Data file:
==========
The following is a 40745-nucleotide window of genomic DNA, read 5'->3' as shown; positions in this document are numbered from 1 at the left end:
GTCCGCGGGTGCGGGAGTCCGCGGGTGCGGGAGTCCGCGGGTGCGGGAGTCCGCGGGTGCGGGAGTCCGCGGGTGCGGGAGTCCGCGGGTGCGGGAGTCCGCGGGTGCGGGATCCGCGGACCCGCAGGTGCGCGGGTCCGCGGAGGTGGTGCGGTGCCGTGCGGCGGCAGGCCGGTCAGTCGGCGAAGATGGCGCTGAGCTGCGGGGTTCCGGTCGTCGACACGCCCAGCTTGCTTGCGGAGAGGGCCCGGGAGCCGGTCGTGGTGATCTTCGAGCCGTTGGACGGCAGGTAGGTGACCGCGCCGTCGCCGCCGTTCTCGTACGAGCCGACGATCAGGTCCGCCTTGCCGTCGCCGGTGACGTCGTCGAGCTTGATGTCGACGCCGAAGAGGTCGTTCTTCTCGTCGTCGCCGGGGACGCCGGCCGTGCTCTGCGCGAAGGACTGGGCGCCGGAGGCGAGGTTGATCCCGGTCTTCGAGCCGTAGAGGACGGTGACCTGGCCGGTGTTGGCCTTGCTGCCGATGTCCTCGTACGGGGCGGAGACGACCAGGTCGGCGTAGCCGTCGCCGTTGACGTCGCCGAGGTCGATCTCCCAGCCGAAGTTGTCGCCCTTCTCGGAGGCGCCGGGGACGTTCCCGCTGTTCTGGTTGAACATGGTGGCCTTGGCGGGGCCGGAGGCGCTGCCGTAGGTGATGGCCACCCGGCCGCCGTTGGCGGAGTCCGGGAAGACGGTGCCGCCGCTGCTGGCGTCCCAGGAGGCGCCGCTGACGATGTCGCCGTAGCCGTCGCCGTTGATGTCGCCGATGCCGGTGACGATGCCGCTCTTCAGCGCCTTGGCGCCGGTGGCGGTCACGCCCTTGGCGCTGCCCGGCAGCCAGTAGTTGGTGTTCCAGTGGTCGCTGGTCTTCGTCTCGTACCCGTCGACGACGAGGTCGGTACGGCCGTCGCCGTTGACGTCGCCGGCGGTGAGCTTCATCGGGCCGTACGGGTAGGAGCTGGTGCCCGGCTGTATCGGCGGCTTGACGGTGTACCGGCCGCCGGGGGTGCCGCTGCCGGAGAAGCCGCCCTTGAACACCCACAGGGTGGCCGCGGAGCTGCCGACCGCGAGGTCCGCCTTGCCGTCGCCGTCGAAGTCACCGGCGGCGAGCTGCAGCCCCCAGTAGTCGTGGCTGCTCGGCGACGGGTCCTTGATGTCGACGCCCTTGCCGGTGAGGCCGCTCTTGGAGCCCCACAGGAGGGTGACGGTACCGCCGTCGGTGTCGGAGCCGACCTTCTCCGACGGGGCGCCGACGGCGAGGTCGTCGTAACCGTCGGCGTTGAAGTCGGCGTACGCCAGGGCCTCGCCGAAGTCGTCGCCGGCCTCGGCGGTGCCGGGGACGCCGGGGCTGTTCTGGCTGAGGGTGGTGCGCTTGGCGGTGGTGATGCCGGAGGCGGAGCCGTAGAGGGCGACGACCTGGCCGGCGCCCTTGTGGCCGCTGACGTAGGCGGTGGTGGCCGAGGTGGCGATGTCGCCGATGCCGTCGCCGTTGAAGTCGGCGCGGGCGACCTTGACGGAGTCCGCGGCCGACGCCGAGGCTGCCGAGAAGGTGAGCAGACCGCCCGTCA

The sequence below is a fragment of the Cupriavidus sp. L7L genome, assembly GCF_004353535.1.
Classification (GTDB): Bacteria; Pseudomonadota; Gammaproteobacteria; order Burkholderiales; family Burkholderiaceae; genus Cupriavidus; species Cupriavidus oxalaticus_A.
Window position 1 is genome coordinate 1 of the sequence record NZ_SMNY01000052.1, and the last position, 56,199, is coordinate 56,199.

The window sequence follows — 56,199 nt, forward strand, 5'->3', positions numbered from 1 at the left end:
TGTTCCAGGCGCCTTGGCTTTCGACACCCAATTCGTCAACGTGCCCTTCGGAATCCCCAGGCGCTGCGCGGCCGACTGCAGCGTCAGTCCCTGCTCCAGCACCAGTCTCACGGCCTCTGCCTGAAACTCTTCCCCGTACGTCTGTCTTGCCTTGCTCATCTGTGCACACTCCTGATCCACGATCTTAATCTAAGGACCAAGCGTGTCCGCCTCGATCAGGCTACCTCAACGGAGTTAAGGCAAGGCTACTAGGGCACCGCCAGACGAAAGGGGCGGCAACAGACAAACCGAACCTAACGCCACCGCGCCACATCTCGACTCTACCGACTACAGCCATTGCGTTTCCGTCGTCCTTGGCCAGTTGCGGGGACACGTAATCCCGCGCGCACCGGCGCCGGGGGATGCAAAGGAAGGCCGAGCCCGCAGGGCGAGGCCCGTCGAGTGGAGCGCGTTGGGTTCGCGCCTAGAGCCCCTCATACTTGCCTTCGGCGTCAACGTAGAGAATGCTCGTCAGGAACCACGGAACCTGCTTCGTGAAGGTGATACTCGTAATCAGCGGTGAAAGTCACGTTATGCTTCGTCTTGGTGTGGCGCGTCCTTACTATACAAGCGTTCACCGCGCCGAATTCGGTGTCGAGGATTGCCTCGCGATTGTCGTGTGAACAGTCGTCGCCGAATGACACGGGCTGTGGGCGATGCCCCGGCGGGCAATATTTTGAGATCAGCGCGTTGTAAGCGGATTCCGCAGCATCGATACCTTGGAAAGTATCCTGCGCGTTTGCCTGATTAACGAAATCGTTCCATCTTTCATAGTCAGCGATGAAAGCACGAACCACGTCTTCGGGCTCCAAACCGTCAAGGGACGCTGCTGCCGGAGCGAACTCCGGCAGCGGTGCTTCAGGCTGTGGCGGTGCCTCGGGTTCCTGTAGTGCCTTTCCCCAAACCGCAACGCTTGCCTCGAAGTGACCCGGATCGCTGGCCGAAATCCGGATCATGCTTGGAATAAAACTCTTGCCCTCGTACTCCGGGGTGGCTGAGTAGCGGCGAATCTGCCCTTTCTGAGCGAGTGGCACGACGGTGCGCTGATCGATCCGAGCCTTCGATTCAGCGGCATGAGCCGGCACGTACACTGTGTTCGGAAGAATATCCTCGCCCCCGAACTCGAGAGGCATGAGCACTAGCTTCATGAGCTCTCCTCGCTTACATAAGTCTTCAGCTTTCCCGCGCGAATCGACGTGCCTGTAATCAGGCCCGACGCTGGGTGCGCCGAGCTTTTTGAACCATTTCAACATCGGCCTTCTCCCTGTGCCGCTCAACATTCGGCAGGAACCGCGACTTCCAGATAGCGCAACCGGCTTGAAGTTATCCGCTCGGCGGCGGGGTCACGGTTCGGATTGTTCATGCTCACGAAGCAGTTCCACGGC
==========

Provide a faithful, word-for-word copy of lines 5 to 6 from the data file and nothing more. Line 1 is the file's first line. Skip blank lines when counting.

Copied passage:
Window position 1 is genome coordinate 1 of the sequence record NZ_SMNY01000052.1, and the last position, 56,199, is coordinate 56,199.

The window sequence follows — 56,199 nt, forward strand, 5'->3', positions numbered from 1 at the left end: